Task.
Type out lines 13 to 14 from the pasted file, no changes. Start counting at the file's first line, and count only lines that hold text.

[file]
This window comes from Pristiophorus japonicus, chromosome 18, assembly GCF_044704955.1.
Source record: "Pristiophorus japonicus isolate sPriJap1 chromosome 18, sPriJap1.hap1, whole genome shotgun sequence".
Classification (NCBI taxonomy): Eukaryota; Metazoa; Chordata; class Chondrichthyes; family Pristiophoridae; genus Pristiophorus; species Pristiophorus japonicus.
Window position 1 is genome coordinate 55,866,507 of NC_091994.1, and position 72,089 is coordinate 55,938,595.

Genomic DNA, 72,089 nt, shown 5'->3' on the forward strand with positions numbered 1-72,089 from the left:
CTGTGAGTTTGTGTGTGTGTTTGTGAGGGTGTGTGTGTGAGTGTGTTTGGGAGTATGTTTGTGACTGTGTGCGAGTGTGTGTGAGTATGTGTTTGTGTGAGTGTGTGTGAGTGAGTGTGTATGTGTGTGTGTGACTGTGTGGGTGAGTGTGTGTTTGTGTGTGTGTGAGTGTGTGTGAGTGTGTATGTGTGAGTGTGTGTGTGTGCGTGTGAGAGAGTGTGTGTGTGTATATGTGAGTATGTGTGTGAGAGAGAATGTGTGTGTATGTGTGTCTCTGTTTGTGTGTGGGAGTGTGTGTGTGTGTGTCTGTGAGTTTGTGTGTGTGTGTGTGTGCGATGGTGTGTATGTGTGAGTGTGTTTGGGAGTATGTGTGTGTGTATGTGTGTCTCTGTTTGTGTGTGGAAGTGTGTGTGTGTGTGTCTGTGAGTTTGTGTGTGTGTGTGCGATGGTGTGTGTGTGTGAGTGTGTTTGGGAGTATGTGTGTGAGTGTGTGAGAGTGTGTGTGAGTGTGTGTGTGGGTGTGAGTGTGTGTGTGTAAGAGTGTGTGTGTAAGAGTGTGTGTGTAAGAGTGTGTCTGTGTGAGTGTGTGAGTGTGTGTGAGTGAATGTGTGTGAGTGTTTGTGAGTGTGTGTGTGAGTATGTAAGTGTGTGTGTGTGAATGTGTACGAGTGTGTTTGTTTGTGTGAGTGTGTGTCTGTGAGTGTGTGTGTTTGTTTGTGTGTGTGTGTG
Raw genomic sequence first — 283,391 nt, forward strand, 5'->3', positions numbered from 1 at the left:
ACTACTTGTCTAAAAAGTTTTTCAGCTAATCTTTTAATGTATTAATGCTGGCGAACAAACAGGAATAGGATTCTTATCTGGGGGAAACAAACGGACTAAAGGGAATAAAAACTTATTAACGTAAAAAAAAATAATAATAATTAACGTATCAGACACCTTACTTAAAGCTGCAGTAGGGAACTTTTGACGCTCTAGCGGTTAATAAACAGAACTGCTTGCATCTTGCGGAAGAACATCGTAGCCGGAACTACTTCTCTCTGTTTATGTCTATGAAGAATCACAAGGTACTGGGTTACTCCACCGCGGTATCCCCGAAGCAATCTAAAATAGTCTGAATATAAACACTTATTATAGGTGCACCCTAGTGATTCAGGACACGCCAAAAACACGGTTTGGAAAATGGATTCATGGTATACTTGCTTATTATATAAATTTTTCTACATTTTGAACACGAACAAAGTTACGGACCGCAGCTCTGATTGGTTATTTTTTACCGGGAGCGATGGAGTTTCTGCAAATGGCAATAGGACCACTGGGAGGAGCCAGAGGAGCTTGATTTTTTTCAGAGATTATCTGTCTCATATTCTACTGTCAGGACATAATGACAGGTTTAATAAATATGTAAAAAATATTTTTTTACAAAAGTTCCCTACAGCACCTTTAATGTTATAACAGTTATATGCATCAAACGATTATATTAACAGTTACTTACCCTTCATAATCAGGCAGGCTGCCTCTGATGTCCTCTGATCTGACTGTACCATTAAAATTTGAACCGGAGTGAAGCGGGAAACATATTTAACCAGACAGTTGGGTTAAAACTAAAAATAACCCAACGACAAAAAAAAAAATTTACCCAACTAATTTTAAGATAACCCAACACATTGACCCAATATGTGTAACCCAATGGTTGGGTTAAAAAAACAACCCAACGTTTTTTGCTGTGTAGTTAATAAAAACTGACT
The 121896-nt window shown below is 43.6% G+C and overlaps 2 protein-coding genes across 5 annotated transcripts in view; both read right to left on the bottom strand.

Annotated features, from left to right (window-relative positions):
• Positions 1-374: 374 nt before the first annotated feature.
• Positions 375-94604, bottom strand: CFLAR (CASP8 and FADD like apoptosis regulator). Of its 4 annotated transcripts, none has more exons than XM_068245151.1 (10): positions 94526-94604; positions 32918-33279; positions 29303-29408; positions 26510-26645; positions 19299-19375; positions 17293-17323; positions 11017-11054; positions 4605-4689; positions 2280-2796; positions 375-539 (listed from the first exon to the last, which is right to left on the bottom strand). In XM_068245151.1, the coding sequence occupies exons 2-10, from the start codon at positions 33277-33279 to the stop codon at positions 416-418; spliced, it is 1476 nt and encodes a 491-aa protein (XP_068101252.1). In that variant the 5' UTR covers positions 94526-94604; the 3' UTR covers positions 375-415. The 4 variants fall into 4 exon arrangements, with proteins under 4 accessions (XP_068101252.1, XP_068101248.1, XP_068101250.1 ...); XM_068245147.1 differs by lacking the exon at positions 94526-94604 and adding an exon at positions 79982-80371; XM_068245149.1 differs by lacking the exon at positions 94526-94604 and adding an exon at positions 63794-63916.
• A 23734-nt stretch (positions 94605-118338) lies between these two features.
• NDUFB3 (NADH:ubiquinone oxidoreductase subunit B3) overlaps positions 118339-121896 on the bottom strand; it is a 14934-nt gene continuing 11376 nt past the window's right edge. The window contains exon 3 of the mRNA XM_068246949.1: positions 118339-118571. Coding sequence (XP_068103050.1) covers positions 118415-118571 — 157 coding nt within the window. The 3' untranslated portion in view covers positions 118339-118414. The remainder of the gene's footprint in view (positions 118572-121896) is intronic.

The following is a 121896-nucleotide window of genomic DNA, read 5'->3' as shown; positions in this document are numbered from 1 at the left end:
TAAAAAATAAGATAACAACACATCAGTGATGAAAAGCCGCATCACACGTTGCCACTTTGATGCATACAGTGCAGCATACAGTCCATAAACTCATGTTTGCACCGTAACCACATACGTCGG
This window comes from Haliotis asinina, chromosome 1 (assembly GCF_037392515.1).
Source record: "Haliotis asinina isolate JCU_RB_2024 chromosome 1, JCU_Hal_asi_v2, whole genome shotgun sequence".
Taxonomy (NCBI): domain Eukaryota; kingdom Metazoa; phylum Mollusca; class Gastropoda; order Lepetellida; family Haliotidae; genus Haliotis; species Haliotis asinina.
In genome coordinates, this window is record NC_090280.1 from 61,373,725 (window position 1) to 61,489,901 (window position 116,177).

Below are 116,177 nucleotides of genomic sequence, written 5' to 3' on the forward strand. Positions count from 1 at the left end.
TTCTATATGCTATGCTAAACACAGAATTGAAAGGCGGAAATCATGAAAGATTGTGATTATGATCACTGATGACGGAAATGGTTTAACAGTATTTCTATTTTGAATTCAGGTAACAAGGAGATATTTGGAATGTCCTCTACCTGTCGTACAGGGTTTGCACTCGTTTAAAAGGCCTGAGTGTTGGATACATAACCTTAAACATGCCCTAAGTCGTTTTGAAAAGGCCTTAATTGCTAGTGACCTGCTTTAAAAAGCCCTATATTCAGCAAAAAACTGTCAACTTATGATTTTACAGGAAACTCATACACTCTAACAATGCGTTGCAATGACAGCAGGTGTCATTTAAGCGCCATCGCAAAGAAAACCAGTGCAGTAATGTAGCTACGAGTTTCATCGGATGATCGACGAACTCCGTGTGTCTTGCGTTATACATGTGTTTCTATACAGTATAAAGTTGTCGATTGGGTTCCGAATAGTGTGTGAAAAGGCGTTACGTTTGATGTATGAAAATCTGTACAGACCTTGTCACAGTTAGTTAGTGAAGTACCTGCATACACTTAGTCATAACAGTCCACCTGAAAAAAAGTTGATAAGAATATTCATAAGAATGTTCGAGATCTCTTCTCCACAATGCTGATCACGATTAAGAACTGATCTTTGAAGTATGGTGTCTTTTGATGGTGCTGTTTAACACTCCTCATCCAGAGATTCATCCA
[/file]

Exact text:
• A 23734-nt stretch (positions 94605-118338) lies between these two features.
• NDUFB3 (NADH:ubiquinone oxidoreductase subunit B3) overlaps positions 118339-121896 on the bottom strand; it is a 14934-nt gene continuing 11376 nt past the window's right edge. The window contains exon 3 of the mRNA XM_068246949.1: positions 118339-118571. Coding sequence (XP_068103050.1) covers positions 118415-118571 — 157 coding nt within the window. The 3' untranslated portion in view covers positions 118339-118414. The remainder of the gene's footprint in view (positions 118572-121896) is intronic.